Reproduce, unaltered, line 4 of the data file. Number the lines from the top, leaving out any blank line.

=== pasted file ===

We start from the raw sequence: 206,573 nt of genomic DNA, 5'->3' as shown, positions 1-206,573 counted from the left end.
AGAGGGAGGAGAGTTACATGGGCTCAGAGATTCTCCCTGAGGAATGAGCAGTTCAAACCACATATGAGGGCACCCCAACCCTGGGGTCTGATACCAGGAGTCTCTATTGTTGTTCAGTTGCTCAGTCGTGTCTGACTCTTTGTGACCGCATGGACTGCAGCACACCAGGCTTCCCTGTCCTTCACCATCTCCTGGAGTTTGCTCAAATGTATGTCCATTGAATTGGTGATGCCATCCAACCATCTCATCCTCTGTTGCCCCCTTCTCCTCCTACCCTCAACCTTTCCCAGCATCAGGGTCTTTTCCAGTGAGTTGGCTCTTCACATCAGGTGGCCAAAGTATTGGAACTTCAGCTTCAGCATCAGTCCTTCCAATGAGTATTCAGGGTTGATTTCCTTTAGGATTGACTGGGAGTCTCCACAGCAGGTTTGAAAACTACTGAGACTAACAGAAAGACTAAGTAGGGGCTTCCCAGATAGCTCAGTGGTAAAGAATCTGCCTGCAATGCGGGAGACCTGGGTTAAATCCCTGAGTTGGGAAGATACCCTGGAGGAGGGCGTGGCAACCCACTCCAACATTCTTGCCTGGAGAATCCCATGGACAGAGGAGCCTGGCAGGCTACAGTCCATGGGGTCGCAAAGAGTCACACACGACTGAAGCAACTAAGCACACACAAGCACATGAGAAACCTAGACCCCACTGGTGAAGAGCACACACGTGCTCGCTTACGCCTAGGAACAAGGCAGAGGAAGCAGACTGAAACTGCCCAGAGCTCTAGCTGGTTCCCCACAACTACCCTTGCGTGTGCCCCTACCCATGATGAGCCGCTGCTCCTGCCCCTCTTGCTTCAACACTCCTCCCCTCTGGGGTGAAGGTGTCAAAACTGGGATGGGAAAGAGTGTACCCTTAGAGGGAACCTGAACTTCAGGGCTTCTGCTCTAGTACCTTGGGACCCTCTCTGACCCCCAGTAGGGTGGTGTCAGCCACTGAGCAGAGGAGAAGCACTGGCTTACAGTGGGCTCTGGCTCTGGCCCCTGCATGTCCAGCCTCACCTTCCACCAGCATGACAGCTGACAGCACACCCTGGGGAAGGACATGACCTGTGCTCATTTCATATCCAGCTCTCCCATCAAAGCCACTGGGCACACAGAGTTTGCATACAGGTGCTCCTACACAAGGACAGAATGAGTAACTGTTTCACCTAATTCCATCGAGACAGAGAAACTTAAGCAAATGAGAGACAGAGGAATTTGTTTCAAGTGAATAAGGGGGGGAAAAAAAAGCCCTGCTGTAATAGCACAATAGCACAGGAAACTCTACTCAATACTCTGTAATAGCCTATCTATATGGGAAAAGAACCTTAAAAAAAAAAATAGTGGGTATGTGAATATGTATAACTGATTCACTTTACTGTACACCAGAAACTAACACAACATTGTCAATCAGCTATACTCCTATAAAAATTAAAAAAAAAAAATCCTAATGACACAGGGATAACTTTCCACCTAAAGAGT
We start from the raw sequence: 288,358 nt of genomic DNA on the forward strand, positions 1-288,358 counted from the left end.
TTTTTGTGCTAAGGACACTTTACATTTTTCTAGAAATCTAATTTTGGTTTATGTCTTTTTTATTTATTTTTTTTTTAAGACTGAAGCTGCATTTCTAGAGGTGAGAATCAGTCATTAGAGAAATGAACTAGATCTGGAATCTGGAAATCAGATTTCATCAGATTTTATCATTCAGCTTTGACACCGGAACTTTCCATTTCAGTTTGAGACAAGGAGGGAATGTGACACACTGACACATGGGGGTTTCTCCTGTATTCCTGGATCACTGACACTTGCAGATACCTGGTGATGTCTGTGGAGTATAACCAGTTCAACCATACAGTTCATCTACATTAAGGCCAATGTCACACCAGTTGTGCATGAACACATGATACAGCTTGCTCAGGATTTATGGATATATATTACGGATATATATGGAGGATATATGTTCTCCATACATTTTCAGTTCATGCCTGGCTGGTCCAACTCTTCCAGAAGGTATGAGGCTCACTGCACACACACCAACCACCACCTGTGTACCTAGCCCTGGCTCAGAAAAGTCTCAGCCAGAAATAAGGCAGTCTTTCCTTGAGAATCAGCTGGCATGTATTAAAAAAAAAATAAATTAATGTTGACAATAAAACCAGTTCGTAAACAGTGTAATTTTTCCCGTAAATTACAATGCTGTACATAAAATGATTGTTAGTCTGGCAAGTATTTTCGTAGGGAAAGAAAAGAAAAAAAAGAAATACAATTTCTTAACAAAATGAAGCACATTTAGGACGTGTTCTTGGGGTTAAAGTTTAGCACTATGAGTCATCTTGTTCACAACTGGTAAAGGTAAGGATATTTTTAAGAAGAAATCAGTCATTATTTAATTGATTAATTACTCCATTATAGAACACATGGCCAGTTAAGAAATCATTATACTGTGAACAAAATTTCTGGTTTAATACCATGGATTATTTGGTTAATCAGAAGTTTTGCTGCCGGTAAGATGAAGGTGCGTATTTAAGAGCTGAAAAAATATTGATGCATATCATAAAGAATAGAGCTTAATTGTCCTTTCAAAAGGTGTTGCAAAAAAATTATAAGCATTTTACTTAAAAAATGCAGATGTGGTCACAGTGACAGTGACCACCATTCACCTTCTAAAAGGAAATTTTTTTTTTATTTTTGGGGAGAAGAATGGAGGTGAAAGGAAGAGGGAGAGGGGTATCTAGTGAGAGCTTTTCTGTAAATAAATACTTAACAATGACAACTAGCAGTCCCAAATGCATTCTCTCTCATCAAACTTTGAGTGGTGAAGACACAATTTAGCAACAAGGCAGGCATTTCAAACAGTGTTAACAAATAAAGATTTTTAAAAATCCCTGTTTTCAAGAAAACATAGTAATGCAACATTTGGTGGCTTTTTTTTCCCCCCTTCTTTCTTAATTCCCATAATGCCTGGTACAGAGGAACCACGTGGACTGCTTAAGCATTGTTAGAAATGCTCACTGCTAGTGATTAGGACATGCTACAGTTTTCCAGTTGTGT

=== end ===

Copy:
TTTTTGTGCTAAGGACACTTTACATTTTTCTAGAAATCTAATTTTGGTTTATGTCTTTTTTATTTATTTTTTTTTTAAGACTGAAGCTGCATTTCTAGAGGTGAGAATCAGTCATTAGAGAAATGAACTAGATCTGGAATCTGGAAATCAGATTTCATCAGATTTTATCATTCAGCTTTGACACCGGAACTTTCCATTTCAGTTTGAGACAAGGAGGGAATGTGACACACTGACACATGGGGGTTTCTCCTGTATTCCTGGATCACTGACACTTGCAGATACCTGGTGATGTCTGTGGAGTATAACCAGTTCAACCATACAGTTCATCTACATTAAGGCCAATGTCACACCAGTTGTGCATGAACACATGATACAGCTTGCTCAGGATTTATGGATATATATTACGGATATATATGGAGGATATATGTTCTCCATACATTTTCAGTTCATGCCTGGCTGGTCCAACTCTTCCAGAAGGTATGAGGCTCACTGCACACACACCAACCACCACCTGTGTACCTAGCCCTGGCTCAGAAAAGTCTCAGCCAGAAATAAGGCAGTCTTTCCTTGAGAATCAGCTGGCATGTATTAAAAAAAAAATAAATTAATGTTGACAATAAAACCAGTTCGTAAACAGTGTAATTTTTCCCGTAAATTACAATGCTGTACATAAAATGATTGTTAGTCTGGCAAGTATTTTCGTAGGGAAAGAAAAGAAAAAAAAGAAATACAATTTCTTAACAAAATGAAGCACATTTAGGACGTGTTCTTGGGGTTAAAGTTTAGCACTATGAGTCATCTTGTTCACAACTGGTAAAGGTAAGGATATTTTTAAGAAGAAATCAGTCATTATTTAATTGATTAATTACTCCATTATAGAACACATGGCCAGTTAAGAAATCATTATACTGTGAACAAAATTTCTGGTTTAATACCATGGATTATTTGGTTAATCAGAAGTTTTGCTGCCGGTAAGATGAAGGTGCGTATTTAAGAGCTGAAAAAATATTGATGCATATCATAAAGAATAGAGCTTAATTGTCCTTTCAAAAGGTGTTGCAAAAAAATTATAAGCATTTTACTTAAAAAATGCAGATGTGGTCACAGTGACAGTGACCACCATTCACCTTCTAAAAGGAAATTTTTTTTTTATTTTTGGGGAGAAGAATGGAGGTGAAAGGAAGAGGGAGAGGGGTATCTAGTGAGAGCTTTTCTGTAAATAAATACTTAACAATGACAACTAGCAGTCCCAAATGCATTCTCTCTCATCAAACTTTGAGTGGTGAAGACACAATTTAGCAACAAGGCAGGCATTTCAAACAGTGTTAACAAATAAAGATTTTTAAAAATCCCTGTTTTCAAGAAAACATAGTAATGCAACATTTGGTGGCTTTTTTTTCCCCCCTTCTTTCTTAATTCCCATAATGCCTGGTACAGAGGAACCACGTGGACTGCTTAAGCATTGTTAGAAATGCTCACTGCTAGTGATTAGGACATGCTACAGTTTTCCAGTTGTGT